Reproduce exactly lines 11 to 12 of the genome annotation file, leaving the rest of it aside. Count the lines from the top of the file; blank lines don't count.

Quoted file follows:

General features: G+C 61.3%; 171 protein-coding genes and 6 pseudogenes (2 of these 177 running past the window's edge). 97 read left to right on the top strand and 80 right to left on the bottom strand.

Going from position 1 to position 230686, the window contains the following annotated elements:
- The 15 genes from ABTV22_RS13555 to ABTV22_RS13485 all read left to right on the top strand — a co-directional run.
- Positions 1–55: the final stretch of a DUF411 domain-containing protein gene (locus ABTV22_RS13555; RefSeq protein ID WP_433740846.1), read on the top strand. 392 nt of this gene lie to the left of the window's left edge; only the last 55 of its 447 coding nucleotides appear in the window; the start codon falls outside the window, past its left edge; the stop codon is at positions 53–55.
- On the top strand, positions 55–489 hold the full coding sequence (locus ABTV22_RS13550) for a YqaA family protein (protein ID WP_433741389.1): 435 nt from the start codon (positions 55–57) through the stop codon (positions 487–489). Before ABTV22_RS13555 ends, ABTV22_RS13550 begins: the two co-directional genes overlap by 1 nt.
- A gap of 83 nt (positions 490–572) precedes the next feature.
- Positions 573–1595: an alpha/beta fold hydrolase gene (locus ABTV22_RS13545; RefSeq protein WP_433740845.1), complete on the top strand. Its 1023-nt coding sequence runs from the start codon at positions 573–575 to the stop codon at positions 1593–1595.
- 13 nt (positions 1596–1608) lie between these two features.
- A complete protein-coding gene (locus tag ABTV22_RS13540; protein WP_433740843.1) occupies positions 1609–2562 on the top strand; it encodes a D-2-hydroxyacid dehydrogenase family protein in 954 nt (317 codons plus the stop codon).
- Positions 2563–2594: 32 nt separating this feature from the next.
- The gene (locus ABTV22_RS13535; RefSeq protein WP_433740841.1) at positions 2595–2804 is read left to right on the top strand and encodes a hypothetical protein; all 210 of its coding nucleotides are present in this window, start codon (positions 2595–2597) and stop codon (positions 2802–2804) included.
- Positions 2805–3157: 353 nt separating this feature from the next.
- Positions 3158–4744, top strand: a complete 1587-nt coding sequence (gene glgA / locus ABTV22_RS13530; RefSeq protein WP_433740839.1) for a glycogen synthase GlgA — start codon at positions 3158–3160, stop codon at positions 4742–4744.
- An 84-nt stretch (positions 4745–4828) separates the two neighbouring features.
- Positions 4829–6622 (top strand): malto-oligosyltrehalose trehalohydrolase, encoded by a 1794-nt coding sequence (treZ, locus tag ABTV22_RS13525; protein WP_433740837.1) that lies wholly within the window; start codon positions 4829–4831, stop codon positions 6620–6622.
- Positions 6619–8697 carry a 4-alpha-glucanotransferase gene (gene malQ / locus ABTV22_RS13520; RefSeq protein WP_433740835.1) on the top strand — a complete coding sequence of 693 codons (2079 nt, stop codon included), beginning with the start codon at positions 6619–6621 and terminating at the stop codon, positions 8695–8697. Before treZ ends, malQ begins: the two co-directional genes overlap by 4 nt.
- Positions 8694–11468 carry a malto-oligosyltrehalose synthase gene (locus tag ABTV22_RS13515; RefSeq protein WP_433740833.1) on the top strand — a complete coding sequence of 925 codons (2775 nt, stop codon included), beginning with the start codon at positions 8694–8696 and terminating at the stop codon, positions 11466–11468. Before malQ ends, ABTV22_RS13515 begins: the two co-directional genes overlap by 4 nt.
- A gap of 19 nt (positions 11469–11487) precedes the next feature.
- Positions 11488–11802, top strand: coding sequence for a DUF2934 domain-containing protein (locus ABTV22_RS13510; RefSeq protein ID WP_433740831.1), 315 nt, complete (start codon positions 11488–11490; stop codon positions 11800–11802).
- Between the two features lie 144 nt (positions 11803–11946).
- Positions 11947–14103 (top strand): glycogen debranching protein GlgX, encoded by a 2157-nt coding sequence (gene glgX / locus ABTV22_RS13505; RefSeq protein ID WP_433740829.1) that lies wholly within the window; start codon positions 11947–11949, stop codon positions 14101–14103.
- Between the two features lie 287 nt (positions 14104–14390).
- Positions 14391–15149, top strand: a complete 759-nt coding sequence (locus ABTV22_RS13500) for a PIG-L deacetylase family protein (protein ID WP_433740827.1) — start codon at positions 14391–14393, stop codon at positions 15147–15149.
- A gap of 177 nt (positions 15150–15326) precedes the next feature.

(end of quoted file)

- The gene (locus ABTV22_RS13535; RefSeq protein WP_433740841.1) at positions 2595–2804 is read left to right on the top strand and encodes a hypothetical protein; all 210 of its coding nucleotides are present in this window, start codon (positions 2595–2597) and stop codon (positions 2802–2804) included.
- Positions 2805–3157: 353 nt separating this feature from the next.